Ringo Starr was perhaps the most positive of all, seeing All You Need is Love as a protest against the Vietnam War, which had started to dominate the news. “It was for love and peace,” he said. “I even get excited now when I realise that’s what it was for: peace and love, people putting flowers in guns.”
The global theme of Our World influenced the inclusion of the orchestra playing La Marseillaise, the French national anthem, at the start, and as the song comes to a close the chorus to She Loves You, a previous Beatles hit, can be heard – this was an improvisation by Lennon in one of the show’s rehearsals, with Yesterday and She’ll Be Coming Round the Mountain also considered.
The Beatles would play the song from their spiritual home of EMI’s Abbey Road as the broadcast’s final segment. The band sat on stools, holding their instruments, as a 13-piece orchestra crammed in behind them. To create a party atmosphere, the area was decorated with colourful balloons and flowers, while messages of love were written in different languages on boards for the various countries to see – the so-called ‘Summer of Love’ had arrived. Friends and family were invited to share in the moment, sitting on the floor around them, including Marianne Faithful, Keith Richards, Eric Clapton, Keith Moon, Graham Nash and Mick Jagger.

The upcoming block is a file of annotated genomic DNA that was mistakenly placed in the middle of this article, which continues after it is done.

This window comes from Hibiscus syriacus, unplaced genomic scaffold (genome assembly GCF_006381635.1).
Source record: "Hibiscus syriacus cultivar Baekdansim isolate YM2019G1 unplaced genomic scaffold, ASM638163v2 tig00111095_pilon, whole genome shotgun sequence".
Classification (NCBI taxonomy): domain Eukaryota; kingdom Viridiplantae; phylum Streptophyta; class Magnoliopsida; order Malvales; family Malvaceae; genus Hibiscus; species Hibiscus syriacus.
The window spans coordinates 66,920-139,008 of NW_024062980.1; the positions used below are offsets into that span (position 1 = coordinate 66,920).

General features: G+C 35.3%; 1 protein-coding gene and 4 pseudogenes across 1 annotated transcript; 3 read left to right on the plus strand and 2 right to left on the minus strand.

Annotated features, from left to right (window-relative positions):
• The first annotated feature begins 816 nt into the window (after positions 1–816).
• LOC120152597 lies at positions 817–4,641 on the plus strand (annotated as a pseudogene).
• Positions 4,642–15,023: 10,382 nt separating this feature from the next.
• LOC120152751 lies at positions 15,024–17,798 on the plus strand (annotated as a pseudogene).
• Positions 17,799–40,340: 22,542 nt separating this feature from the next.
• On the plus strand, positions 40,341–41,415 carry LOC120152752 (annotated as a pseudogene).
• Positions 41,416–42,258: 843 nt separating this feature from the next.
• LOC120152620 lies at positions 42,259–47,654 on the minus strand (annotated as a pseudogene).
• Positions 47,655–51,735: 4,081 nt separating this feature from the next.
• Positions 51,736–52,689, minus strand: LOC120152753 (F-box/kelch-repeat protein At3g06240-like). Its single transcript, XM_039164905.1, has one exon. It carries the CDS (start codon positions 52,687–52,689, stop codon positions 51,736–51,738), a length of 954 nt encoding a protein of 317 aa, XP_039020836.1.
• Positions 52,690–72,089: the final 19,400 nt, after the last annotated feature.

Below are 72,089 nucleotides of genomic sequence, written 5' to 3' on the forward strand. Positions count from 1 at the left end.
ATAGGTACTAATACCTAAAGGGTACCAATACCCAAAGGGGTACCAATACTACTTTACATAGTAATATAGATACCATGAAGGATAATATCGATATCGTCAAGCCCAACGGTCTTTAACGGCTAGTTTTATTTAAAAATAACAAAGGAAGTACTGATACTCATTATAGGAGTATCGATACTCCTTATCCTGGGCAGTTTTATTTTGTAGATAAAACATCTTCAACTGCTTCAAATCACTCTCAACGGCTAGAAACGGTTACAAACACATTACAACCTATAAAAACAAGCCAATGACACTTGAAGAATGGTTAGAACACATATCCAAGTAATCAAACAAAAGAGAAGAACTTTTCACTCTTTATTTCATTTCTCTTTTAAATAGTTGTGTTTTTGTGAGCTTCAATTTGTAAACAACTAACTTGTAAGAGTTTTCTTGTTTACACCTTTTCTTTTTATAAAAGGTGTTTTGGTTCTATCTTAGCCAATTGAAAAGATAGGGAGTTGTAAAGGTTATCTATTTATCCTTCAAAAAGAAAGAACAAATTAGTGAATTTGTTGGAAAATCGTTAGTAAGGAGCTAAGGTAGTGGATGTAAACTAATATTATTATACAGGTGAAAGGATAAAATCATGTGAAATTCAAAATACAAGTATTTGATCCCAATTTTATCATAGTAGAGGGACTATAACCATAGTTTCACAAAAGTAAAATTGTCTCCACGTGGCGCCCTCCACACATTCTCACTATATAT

Getting to see the spectacle unfold was photographer David Magnus, a close friend of the band’s publicist, Tony Barrow, who was invited to Abbey Road that weekend. As well as the live performance, he took photos of the band rehearsing the day before, and also away from the studio, relaxing in the canteen. The images are the subject of an exhibition launching in London this month at the Proud gallery in Chelsea, The Beatles Unseen: Photographs by David Magnus.
Captured through his lens was the band’s keen fashion sense, with Ringo Starr wearing silk, suede and fake fur. “It was so heavy,” said the drummer later. “It had all this beading on and it weighed a ton.” The patterns on Paul McCartney’s shirt were also eye-catching. “I stayed up the night before, drawing on that shirt I wore,” he revealed. “I had these pens, and you could draw on the shirt, launder it, and the pattern would stay on. It got nicked after the show. Still, easy come, easy go.”
In one of Magnus’s photos, McCartney can be seen creating a sign with the words ‘Come Back Milly’ on it. Milly was McCartney’s aunt, visiting her son and grandchildren in Australia, but the family had no way of contacting her to make sure she was okay. According to rock ‘n’ roll legend, she spotted the sign during the show and decided to fly home.
Today, the clip of the performance that night can be watched on YouTube. Originally broadcast in black and white, colour was added later for a 1990s documentary. All You Need is Love was released as a single shortly afterwards, with Baby You’re a Rich Man as the B-side, and it went to number one in every country that Our World had been screened in. They may have been reluctant or unsure about the show to begin with, but the Beatles had made history again.
Photos by David Magnus
The Beatles Unseen: Photographs by David Magnus exhibition is at Proud Chelsea, London, until May 14.